What is Second derivative: Definition and 178 Discussions
In calculus, the second derivative, or the second order derivative, of a function f is the derivative of the derivative of f. Roughly speaking, the second derivative measures how the rate of change of a quantity is itself changing; for example, the second derivative of the position of an object with respect to time is the instantaneous acceleration of the object, or the rate at which the velocity of the object is changing with respect to time. In Leibniz notation:
a
=
d
v
d
t
=
d
2
x
d
t
2
,
{\displaystyle \mathbf {a} ={\frac {d\mathbf {v} }{dt}}={\frac {d^{2}{\boldsymbol {x}}}{dt^{2}}},}
where a is acceleration, v is velocity, t is time, x is position, and d is the instantaneous "delta" or change. The last expression
d
2
x
d
t
2
{\displaystyle {\tfrac {d^{2}{\boldsymbol {x}}}{dt^{2}}}}
is the second derivative of position (x) with respect to time.
On the graph of a function, the second derivative corresponds to the curvature or concavity of the graph. The graph of a function with a positive second derivative is upwardly concave, while the graph of a function with a negative second derivative curves in the opposite way.
(i) I take the second derivative of Y: Y'' = 6X + 2A. Y'' = 0 when X = -A/3. Moreover, as Y'' is linear it changes sign at this X. Thus, it is the point of inflection.
(iii) After the substitution, the term x^2 appears twice: one, from X^3 as -3(x^2)(A/3), and another from AX^2 as Ax^2. They...
Find text (question and working to solution here ...this is very clear to me...on the use of implicit differentiation and quotient rule to solution). I am seeking an alternative approach.
Now from my study we can also have; using partial derivatives...
Let's say we have a function ##M(f(x))## where ##M: \mathbb{R}^2 \to \mathbb{R}^2## is a multivariable linear function, and ##f: \mathbb{R} \to \mathbb{R}^2## is a single variable function. Now I'm getting confused with evaluating the following second derivative of the function:
$$
[M(f(x))]''...
ok this is pretty straightforward to me, my question is on the order of differentiation, i know that:
##\frac {d^2y}{dx^2}=####\frac {d}{dt}.####\frac {dy}{dx}.####\frac {dt}{dx}##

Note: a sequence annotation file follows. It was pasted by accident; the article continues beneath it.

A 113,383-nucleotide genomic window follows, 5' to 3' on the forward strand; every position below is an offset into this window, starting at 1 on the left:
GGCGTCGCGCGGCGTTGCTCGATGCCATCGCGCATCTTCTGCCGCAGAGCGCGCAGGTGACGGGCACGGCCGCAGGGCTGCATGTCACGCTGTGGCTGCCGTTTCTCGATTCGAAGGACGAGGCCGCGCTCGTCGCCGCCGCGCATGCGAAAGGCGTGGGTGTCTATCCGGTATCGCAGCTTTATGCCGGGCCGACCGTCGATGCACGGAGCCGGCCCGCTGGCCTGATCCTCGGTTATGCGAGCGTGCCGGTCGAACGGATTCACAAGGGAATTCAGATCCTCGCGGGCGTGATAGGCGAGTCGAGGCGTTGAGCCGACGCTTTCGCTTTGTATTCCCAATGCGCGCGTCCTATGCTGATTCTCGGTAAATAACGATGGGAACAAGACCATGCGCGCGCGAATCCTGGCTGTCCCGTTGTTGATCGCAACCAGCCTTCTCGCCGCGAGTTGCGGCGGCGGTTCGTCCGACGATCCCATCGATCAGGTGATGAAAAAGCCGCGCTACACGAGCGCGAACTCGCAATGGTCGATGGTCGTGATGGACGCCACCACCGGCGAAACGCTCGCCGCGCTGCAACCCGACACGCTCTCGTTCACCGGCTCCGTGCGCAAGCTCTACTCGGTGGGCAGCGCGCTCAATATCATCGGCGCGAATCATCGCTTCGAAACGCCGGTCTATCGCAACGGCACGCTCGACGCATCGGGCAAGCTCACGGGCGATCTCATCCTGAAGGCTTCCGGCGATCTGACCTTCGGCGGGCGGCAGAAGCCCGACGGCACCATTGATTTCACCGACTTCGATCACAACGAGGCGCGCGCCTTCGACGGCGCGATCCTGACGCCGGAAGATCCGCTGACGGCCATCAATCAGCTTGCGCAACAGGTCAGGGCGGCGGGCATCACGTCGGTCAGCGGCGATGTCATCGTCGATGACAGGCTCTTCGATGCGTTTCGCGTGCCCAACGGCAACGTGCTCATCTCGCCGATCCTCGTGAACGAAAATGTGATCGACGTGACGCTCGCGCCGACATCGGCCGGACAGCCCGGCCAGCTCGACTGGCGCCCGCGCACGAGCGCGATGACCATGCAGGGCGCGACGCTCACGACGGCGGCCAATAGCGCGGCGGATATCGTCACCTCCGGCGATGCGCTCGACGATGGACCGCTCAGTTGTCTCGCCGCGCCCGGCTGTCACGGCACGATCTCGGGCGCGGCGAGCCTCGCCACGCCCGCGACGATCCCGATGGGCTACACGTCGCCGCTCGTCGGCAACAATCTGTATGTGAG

is it correct to have,
##\frac {d^2y}{dx^2}=####\frac {d}{dt}##.##\frac {dt}{dx}##.##\frac {dy}{dx}##?
that is...
Q: See f(t) in graph below. Does the graph of g have a point of inflection at x=4?
There is a corner at x=4, so I don't think there is a point of inflection. Does a point of inflection exist where f''(x) does not exist? The solution says there is a point of inflection, could anyone explain why...
If the sign on the sign diagram of f" changes from positive to negative or from negative to positive, this means the critical points of f" is non-horizontal inflection of f
But what about if the sign does not change? Let say f"(x) = 0 when ##x = a## and from sign diagram of f", the sign on the...
Since distances increase, their first derivative which is velocity (Hubble constant) should be positive if not increasing too. Accelerated expansion needs the velocity to increase. What about the third derivative which is acceleration? An accelerated universe could have third derivative (called...
Hello. My understanding of the importance of second derivatives is that they help us to know whether the graph of a function is concave upward or concave downward. In the equation ## f(x) = x^2 + 2x ## we already know from the first derivative, ## f\prime (x) = 2x + 2 ##, that the graph is...
If $(x+2y)\cdot \dfrac{dy}{dx}=2x-y$ what is the value of $\dfrac{d^2y}{dx^2}$ at the point (3,0)?
ok not sure of the next step but
$\dfrac{dy}{dx}=\dfrac{2x-y}{x+2y}$
In one of my textbooks about quantum mechanics, they mention a vehicle moving in a straight line along the x axis. With Newtons first law they take the second derivative from a which is
d^2x/dt^2 and that should be equal to
-∂V/∂x. What exactly does -∂V indicate?
The complete equation...
Hello all.
I was playing around with the time dilation equation : √(1-v2/c2)
Specifically, I decided to take the derivative(d/dv) of the equation. Following the rules of calculus, as little of them as I know, I got this:
d/dv(√(1-v2/c2) = v / (c2√(1-v2/c2)).
Now, this seems reasonable enough...
Homework Statement
This is a translation so sorry in advance if there are funky words in here[/B]
f: ℝ→ℝ a function 2 time differentiable on ℝ. The second derivative f'' is bounded on ℝ.